You're accepting your degrees as international competition increases, and with an economy that's still rebounding.

In the words of President Obama -- "let there be no doubt — the future belongs to the nation that best educates its citizens."

With your degree and certificates in hand, you're in a stronger position to outcompete workers around the globe.

Workers with more technical expertise and critical thinking capacity will be best positioned to secure the higher wage jobs of the future.

Today, the reality is that African-Americans and Latinos are not entering fields related to science, technology, engineering, and math!

STEM jobs as they call it.

Even less woman are bound to go in those careers.

And along that field of work will be "green jobs."

Green jobs are more than a job; they are the future careers of the 21st Century economy.

The President and I strongly believe that green jobs will be a key driver behind America's economic recovery.

These clean energy jobs are available to anyone willing to upgrade their skills.

However, the bigger question is... who will lead the world in making the fuel-efficient vehicles, wind turbines, solar panels and other technologies of tomorrow?

Let me tell you who will... American workers will and many of you here today.

This Administration's number one priority in confronting the economic crisis is to put Americans back to work.

Therefore, the Labor Department is making the necessary investments for workers as of now... we are:

  • Investing $720 million in job training programs that focus on careers in allied health, clean and renewable energy and information technology.
  • Enforcing our labor laws, so that you are paid fairly and have a safe workplace; and
  • Protecting vulnerable workers, because no one should be subject to workplace discrimination.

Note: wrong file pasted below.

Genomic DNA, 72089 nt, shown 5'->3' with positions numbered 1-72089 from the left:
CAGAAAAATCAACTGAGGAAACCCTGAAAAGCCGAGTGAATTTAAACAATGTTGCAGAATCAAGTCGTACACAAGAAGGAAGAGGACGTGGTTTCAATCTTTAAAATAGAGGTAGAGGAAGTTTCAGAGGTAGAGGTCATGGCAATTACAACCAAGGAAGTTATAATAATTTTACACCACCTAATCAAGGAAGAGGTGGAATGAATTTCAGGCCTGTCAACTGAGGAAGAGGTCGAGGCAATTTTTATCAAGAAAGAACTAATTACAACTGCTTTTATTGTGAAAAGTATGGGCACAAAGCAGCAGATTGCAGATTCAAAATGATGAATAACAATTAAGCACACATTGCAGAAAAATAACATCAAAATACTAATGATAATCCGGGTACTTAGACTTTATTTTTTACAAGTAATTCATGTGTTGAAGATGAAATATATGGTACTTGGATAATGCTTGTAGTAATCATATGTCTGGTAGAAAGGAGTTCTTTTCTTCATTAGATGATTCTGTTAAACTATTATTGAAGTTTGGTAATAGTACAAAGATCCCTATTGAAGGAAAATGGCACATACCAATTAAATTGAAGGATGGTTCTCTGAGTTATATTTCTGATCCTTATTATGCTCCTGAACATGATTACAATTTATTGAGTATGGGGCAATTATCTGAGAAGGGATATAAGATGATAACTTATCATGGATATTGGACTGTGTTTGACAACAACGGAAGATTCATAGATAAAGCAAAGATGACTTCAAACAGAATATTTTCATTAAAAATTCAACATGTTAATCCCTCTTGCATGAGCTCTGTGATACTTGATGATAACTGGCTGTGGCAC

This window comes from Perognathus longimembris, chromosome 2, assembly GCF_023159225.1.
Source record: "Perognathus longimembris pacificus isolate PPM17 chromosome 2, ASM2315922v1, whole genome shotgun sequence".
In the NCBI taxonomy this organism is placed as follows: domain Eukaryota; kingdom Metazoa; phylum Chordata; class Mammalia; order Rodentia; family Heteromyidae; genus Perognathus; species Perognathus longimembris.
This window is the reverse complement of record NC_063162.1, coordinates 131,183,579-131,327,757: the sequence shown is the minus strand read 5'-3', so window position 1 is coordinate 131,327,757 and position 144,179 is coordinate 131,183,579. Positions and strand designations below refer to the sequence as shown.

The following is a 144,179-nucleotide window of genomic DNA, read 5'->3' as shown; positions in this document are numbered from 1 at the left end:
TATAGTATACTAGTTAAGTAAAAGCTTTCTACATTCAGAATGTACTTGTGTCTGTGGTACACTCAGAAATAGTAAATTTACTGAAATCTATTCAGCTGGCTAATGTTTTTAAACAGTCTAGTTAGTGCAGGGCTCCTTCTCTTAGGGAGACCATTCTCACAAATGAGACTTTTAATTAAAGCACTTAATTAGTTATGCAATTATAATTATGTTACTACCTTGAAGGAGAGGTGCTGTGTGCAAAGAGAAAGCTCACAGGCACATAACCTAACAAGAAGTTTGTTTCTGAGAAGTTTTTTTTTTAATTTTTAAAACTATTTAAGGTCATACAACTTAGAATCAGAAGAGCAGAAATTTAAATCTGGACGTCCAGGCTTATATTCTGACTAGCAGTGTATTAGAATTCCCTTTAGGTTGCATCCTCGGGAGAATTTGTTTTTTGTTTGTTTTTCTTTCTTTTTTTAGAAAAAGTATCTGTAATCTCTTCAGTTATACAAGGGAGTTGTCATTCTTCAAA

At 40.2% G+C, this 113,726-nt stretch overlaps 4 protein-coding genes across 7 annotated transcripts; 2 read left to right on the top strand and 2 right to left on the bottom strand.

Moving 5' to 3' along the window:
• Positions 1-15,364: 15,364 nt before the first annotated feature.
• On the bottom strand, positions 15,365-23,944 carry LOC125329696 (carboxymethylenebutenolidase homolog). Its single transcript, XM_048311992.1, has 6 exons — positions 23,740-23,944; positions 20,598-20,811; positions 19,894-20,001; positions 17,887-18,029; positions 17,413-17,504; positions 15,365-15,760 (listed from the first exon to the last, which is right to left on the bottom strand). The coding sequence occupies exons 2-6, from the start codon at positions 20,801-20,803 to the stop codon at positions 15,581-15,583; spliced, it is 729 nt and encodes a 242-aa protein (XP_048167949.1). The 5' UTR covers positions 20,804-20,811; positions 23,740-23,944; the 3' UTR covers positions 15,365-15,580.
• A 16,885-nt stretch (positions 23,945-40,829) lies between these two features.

In essence, we are preparing the next generation of the U.S. labor force and I want to make sure you're part of it.

Class of 2010, the opportunities for a better life and a better tomorrow are all in your hands.

Let this be "only" the beginning of the great things you have yet to accomplish.

Ask yourself...what will I do after today?

Will you take the easy path from here?

Or, will you be ready for the next challenge?

"Let us think of education as the means of developing our greatest abilities, because in each of us there is a private hope and dream which, fulfilled, can be translated into benefit for everyone and greater strength for our nation."

Those were the words of President John F. Kennedy.

Starting today, your dreams and aspirations will continue to fuel the next generation of scholars.

Your education will benefit your families, communities and ultimately our country because you are the future of our nation.

So, class of 2010, many great opportunities await you... it's up to you to go after them!

It was an honor to be here with you on this very important day. deserve to celebrate!

Felicidades y si se puede!